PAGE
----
Sitona lineatus (Linnaeus,1758)
A very common and often abundant species throughout England and Wales including Anglesey and Man but curiously there are no records from the Isle of Wight on the NBN (July 2009), further north there are scattered records across Scotland to Inverness and from the outer Western Isles and Shetland but not Orkney (Morris). They are common across our Watford area although numbers vary from year to year, some years they are abundant eg 2007, 2008 and some years they are simply common eg to August 2009, and occur in a very wide range of habitats eg open grassland, parkland, woodland, wasteland, roadsides and gardens etc, indeed it would be easier to list where they do not occur; during July and August they are often common on walls and billboards around the town centre. Hostplants include various clovers and vetches and the weevils are well known as pests of leguminous crops; according to Jackson (1920) they generally prefer peas, beans or vetches to clover, thus wild vetches growing in fields of clover are often stripped almost bare while the surrounding clover is untouched. Adults overwinter among long grass, straw or clover stubble and become active early in the spring feeding on young host foliage; feeding signs are characteristic starting with a U-shaped notch at the edge of the leaf, unopened leaves are also damaged often producing a symetrical pattern of holes when open. They may be observed mating throughout the spring and summer. The small oval eggs are laid in the soil from April to July and larve emerge after about 21 days. Newly emerged larvae make thier way to the root nodules upon which they feed, nodules in all stages of development are 'excavated' by the larvae and severe infestations may destroy the plants. Larval development takes around 6 or 7 weeks and when fully mature they measure up to 6.5mm in length. Pupation occurs in a cell about 5cm below the soil surface and adults emerge after about 17 days, numbers thus increase greatly during the summer when old and new generations occur together. New generation females up to five months old were found to have undeveloped reproductive organs (Jackson, 1920), by seven months these have devloped considerably except that the ovarian tubules remained undeveloped. This reproductive diapause ensures only a single generation a year.

Several Sitona appear very similar but lineatus will become obvious in the field; the elongate and parallel sided form and dull metallic colouration with paler longitudinal stripes are characteristic. Having said that , specimens will need to examined closely for a certain identification.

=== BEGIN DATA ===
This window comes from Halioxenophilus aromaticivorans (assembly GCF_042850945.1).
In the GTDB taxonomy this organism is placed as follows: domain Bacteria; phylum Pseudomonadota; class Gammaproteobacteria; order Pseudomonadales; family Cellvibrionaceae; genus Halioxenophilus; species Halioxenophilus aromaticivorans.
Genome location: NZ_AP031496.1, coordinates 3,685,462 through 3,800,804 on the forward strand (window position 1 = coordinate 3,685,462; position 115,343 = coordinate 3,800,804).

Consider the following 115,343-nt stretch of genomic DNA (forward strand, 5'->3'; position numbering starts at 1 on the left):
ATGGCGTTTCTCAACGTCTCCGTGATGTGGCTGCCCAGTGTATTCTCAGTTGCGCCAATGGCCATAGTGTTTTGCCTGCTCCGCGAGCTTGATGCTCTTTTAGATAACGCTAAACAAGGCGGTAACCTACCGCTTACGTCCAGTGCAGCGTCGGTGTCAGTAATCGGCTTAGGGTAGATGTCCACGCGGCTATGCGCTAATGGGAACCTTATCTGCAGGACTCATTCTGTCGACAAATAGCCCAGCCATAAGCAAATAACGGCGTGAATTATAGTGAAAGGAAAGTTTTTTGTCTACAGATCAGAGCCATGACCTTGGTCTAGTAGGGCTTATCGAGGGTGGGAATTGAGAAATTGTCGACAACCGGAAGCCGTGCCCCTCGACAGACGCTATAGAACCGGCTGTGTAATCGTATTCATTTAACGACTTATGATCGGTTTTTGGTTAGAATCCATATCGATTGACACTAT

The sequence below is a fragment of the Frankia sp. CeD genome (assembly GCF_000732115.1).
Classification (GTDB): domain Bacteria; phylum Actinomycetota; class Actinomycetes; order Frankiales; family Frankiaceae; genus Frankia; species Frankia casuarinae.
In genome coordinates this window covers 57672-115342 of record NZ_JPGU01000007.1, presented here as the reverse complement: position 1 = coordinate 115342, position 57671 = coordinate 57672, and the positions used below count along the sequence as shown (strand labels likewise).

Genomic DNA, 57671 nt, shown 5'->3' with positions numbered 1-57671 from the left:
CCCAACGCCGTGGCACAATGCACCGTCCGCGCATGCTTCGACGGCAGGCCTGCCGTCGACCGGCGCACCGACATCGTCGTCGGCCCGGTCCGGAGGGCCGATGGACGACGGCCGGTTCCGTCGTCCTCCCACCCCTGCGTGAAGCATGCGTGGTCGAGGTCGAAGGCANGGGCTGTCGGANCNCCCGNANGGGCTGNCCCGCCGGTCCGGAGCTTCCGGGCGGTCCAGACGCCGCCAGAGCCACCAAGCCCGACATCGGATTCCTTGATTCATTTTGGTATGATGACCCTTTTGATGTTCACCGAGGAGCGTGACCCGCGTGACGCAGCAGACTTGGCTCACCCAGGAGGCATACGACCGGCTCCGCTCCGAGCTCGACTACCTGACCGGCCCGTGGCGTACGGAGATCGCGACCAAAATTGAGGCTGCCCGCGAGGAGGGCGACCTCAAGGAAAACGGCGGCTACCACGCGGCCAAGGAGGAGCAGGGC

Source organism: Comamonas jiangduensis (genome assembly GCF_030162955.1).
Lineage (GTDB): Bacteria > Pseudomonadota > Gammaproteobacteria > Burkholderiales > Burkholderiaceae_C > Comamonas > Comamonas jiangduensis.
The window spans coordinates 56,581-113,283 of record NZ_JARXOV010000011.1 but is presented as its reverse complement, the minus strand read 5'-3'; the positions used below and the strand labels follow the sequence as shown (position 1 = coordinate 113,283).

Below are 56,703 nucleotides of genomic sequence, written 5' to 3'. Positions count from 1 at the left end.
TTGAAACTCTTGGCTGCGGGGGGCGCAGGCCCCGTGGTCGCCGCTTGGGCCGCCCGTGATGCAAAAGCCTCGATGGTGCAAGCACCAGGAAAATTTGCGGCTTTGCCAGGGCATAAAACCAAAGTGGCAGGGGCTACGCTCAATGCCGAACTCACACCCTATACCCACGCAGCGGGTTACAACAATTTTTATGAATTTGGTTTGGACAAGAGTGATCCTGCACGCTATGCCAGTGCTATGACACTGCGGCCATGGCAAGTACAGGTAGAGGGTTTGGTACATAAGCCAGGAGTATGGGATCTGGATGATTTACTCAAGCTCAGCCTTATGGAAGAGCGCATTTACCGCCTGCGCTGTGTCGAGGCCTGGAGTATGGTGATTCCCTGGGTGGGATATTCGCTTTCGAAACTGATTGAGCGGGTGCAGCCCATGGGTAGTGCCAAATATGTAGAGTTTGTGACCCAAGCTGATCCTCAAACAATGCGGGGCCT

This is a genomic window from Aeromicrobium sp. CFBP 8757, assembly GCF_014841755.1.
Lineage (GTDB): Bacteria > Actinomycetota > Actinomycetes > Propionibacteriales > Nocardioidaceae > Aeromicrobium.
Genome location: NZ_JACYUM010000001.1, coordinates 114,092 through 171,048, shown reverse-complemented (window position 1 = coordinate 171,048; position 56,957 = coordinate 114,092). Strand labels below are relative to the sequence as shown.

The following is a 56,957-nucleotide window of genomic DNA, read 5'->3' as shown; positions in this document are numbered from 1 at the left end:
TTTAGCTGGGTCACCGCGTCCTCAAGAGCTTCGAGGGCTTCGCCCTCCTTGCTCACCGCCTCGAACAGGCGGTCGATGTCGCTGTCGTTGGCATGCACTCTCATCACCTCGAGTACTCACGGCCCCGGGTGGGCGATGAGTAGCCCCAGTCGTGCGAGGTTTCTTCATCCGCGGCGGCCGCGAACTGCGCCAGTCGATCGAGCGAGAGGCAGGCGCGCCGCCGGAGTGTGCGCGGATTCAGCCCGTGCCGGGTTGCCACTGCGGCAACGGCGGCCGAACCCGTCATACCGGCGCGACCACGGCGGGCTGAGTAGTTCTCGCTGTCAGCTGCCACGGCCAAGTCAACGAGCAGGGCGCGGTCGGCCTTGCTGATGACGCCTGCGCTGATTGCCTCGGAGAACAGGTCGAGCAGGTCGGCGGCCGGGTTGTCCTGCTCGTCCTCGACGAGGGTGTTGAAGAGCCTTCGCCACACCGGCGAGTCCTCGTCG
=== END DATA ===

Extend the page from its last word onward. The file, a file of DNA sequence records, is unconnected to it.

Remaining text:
3.4-5.3mm (Morris) Upper surface scaling varies in colour; mostly metallic bronze to golden but also greenish or blue, in older specimens they may be missing, sometimes extensively so, so that the underlying shiny black cuticle is visible. Scales mostly round to oval and recumbent. Head and pronotum with fine elongate and pointed setae among the scales, obvious at X20. Head coarsely and closely punctured. Rostrum quadrate, scrobes angled down in front of eyes, narrowly visible from above. Eyes round and moderately convex. Vertex convex behind eyes. Central longitudinal furrow broad and deep, extending back to at least hind margin of eyes, basal extremity without a pit, this furrow may be obscured by scales and so will need to be examined from various angles. Antennal scape shorter than head across eyes (average 6:9), sinuate at base and abruptly thickened near apex. Funiculus 7 segmented; 1 and 2 elongate, 3-7 progressively shorter, club narrow and pointed. Scape red, funiculus and club darker. Pronotum shiny black and coarsely punctured, as strongly so or a little weaker than on head, with three longitudinal stripes of pale scaling. Lateral curvature characteristic; less strongly rounded anteriorly and so broadest a little behind middle. Front margin weakly raised. Scutellar scaling normal, as surrounding elytra. Elytra elongate, 2:1 or a little less, parallel sided and evenly rounded to apex. Striae strongly punctured to apex, interstices flat or weakly convex, shiny black and finely punctured, second and third of equal width before apex, without large erect setae (cf S.humeralis). Alternate interstices with rows of very fine pale semi-recumbent setae-like scales from behind middle to apex, laterally these extend further forward. Femora dark to almost black, clavate and without a ventral tooth. Tibiae and tarsi red. Claws separate ie not fused at base, strongly curved and without basal teeth.

Description from 12 Watford specimens at X20